Denver Hostel Fish Review: What to Know Before You Book

I recently went to Denver for work. When I decided I was going to stay in Denver after our work was done, I spent four hours that night trying to decide if I wanted to stay in an Airbnb or hostel. I looked at about 50 Airbnb spots, and almost reached a conclusion to stay with a woman who rents out a bed in her flat for $35 a night. She said she likes to be friends with the people who stay, which appealed to me.

Deciding on where to stay in Denver

Then I realized: I wanted Denver friends, so a hostel might be the way to go. I went to bed that night having not booked anything. The next night, I spent another four hours agonizing over which hostel I wanted to pick. Now is an appropriate time to admit that there are only three hostel options in Denver, so it shouldn’t have been this hard. But the cheapest option looked like a prison on the outskirts of town, the second option looked run down and in a sketchy neighborhood -- but had free pancakes -- and the most expensive one was in the perfect location, but had triple bunk beds. Terrifying.

Sleep deprived, I promised myself to put myself out of this misery and just book the expensive one, Hostel Fish, especially since it wasn’t actually that expensive. I went onto their website, and was pleased to see that they also featured an all-girls options that only had double high bunk beds, which was perfect. Bonus, it was $4 cheaper a night too!

I went to bed exhausted from making a decision, and super anxious about what my life had in store for me. I’m a light sleeper, so I was worried that having six other females in the room would be awful. Plus, I picked the downtown location that was over a bar, so lots of noise. Plus, bunk beds. Yikes.

hostel fish review

My stay at Hostel Fish

My first impression of Hostel Fish was actually horrific. I was exhausted and annoyed after a long day of focus groups, and the CEO of our company volunteered to drop me off on the way to the airport. You know what’s directly next to Hostel Fish? Yes, a cannabis dispensary. As in, the straight-edge CEO of our company shook my hand and told me to, “Stay safe,” in the parking lot of the dispensary as I climbed the steps to the place I’d be staying. I had to wander through a large crowd of people too, which seemed like the perfect start to Taken: Denver Edition.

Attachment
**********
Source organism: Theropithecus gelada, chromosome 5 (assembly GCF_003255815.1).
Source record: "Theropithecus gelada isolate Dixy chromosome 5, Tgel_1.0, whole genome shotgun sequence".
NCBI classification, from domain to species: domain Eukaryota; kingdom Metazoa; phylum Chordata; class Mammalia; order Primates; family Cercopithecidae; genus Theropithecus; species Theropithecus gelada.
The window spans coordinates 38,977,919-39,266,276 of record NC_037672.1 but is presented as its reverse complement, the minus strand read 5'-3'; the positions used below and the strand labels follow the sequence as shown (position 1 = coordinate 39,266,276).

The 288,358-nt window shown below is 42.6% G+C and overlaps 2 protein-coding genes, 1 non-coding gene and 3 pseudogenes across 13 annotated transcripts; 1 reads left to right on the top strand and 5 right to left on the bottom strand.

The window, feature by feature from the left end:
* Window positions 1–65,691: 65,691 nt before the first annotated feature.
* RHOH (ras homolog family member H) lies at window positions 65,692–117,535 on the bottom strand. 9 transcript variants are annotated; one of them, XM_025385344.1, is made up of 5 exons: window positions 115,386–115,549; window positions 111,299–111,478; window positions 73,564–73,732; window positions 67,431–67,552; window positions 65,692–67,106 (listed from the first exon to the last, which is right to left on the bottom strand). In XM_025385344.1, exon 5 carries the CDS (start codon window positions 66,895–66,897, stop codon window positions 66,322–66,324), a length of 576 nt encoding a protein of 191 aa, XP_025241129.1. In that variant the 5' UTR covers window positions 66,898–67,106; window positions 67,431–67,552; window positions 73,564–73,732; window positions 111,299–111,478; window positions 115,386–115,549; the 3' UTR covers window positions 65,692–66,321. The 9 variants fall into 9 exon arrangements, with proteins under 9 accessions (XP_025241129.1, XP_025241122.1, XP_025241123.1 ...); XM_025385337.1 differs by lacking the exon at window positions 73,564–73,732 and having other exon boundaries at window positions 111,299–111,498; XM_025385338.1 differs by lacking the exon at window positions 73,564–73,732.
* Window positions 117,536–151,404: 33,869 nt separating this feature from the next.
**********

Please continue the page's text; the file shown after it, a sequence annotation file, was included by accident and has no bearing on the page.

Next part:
Once I got inside, I received my bed assignment. I couldn’t decide if I wanted to be top or bottom bunk, but was assigned to be the top bunk, which kind of terrified me. I went into the room and tried to get ready without waking up the others who were already asleep (it was closing in on midnight). I think I failed miserably. And then I couldn’t fall asleep. The coffee I was chugging all day, plus my anxiety, plus the noise created a deadly elixir of insomnia.

I went into a common room with globes (very nicely decorated I should mention) and thumbed around a few books before spending some time at 3AM on Airbnb, wondering if I should just swallow the money and get my own room for the next three nights.

I am happy I didn’t give in. Hostel Fish ended up being one of my favorite parts of Denver.

Here are some reasons to stay at Hostel Fish:

  • The building itself is really cool. It’s an old building that overlooks the Coors Stadium with capacity for around 70-80 people. Each room has a different theme, and they have lots of helpful information sprinkled throughout the space.
  • The beds are super comfortable. Like, really comfortable. It’s like a cloud pillow-top.
  • You’re not just signing up for communal sleeping. You’re signing up for community. They have a bar with cheap drink specials, and it can get really crowded. When I didn’t know quite what to do with my night, I just went down there, chatted to a few people and then hit the town together. It’s exactly what I wanted out of a hostel experience.
  • It was clean, perhaps cleaner than some hotels. They provided towels for free too, which was a plus. I didn’t bring a hairdryer and they make you work for theirs (like you have to walk downstairs and give in your ID and I just can’t be bothered to do that), but they do have everything you need.
  • The location is perfect. I could walk to a million breweries, could see Coors Stadium from my bedroom window and was a few blocks from the train station. 
Coors Stadium

Some warnings about Hostel Fish:

  • It’s loud. There is a bar downstairs of the hostel. And there is a bar in the hostel. There are six people in one room. And just outside of the window is a rooftop bar. Noise envelops you. To combat that, they do have free earplugs. Those made my ears feel weird, so my personal suggestion would be make sure to drink before bed and falling asleep is much easier.
  • You can make friends, but you can also not. My roommates didn't seem that interested in befriending people. The girl below me said there was, "nothing to do in Denver," and spent a lot of time sleeping. While you can go make friends in the bar, you do have to put the effort in. And of course, there's no guarantee that you'll meet somewhere there. During the week, it was much less busy than on the weekends (but duh). I did a pretty good job socializing, but still ended up tackling the town alone sometimes. And that's okay too!
  • There's communal bathrooms. I'm a diva, and I dislike communal bathrooms because I hate shower shoes.

What's your hostel experience?